I’ve passed this gate many times of the last 10 years and wondered at the significance of the golden date.

Back in 2007, I received this.
Hi, I’m a newbie and would like to let interested people know about about King John’s higher hunting lodge which is currently my home. It is an honour which has fallen to ourselves (no idea why us) to restore this interesting building, the very core of which is the original lodge. Our solicitor remarked that the previous owners had replied to the question of it being extended three times in 800 years. I find it amazing that its presence is such a locally well known secret and yet the city council had no idea of its existence. We had no inkling of its provenance until we had practically purchased it. It is a magical place which has gems in abundance, even the garden was designed by Herbert Rouse! It is essentially the very first Scouse House and we are indeed fortunate to be part of its rich tapestry.
After a few messages here and there, the owners of this wonderful building allowed me to visit. I received such warm hospitality and I was escorted around the home and they told me about its links to King John who, 800 years previously had granted Liverpool its letters patent announcing the foundation of the borough.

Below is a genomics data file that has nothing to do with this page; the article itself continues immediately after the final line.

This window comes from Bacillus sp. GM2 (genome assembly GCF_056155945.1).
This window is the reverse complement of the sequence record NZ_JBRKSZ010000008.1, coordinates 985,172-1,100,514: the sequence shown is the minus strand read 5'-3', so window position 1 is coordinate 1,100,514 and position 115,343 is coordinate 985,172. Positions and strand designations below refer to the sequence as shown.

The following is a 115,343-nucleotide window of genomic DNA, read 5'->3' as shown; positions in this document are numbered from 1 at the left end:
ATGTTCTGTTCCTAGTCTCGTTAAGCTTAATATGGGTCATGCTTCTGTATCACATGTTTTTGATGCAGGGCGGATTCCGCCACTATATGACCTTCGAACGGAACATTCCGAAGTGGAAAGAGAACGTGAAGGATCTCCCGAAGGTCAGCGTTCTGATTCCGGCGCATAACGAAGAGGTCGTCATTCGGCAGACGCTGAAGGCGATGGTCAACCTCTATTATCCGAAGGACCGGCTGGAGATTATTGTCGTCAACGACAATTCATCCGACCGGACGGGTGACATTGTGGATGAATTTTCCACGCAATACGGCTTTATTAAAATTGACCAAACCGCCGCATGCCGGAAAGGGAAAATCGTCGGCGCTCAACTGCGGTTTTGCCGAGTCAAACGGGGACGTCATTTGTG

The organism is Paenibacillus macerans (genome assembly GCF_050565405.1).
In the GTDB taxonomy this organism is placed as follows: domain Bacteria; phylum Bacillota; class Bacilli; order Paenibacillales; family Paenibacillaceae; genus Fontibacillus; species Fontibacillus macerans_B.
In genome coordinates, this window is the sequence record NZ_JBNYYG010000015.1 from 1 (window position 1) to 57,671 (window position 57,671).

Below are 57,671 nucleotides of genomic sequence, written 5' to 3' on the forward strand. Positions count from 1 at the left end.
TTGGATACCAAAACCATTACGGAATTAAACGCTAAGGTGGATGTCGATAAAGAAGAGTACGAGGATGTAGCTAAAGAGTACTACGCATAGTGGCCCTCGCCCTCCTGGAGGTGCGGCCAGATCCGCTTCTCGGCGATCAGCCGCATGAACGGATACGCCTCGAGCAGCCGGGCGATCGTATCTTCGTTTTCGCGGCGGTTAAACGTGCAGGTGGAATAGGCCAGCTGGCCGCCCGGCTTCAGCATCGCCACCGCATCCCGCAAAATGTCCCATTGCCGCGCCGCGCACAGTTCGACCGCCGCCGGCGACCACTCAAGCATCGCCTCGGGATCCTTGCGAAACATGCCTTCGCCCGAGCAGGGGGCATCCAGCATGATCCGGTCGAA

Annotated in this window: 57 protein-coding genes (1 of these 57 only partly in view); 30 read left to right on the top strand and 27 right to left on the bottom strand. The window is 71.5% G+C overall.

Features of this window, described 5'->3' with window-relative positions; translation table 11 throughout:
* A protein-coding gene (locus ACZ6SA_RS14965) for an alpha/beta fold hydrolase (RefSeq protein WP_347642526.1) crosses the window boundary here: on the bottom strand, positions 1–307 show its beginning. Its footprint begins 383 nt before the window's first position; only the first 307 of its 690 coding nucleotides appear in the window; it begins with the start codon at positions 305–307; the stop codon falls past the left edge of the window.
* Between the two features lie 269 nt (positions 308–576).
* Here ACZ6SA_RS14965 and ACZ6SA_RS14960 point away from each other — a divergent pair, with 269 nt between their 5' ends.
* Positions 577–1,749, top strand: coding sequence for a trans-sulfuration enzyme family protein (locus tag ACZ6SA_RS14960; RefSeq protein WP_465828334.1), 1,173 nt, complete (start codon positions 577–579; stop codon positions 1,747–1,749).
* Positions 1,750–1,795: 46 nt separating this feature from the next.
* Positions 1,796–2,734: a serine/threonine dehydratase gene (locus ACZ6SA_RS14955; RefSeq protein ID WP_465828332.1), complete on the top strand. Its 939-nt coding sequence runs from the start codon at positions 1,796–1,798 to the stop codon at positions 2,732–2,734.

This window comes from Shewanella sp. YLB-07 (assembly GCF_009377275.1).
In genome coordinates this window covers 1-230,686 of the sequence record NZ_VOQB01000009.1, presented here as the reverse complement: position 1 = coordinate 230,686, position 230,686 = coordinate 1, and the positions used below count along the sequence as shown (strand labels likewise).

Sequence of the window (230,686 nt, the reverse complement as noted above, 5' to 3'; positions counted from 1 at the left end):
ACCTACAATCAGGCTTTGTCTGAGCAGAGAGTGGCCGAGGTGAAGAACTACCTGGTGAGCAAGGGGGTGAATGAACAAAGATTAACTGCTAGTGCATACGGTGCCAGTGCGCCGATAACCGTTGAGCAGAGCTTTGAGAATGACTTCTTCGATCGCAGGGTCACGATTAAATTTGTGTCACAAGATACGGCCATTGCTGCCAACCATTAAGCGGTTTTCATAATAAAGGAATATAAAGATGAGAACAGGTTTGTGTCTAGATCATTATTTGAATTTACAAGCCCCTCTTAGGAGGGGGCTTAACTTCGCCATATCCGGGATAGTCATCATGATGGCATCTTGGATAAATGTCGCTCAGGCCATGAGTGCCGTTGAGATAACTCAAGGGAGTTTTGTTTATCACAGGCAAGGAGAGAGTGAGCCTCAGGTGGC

Park Lodge, Sefton Park Rd (which used to be part of Lodge Lane) is believed to contain some of the original structure of King Johns hunting Lodge which gave its name to Lodge Lane. The fireplaces inside are the same in detail as some in Queen Elizabeths Keep at Kenworth Castle. The 1207 on the gates is the connection between King John and the higher lodge which was part of a wider hunting forest, and a Royal Park. A huge playground for the King.
The house itself has been extended 3 times in 800 years. There are differing periods within the house and the large fireplace has a fire back dated 1588. This is in the dining hall . It is relatively easy to become a house detective living here. There are so many clues and signs of times gone by. For example in four rooms the ceilings are our floors in the rooms above, there are no voids. All our wiring is surface mounted.
Enjoy the pics!
Lets start outside:

On the next photograph if you look closely, between the roof and the wall is a feature that dates back to the Norman period, when the roof would have been flat.

Lets go inside:

Here’s that fireplace:

Inscription reads – 1588 ‘EFC’. There’s an anchor on it too.

The thickness of this archway is a clue to the age of this part of the house and was where the original door was all those years ago:

Bathroom and toilet:

The bath below can also be found in Speke Hall, obviously not the same one.

Going upstairs – this stair way takes us into the space that can be seen clearly from the outside here:

Look what I found in the corner, an old map of Liverpool, probably original.

Further Reading
Original Thread: King John’s Hunting Lodge
Letters Patent of King John to Liverpool 1207
The History of Toxteth
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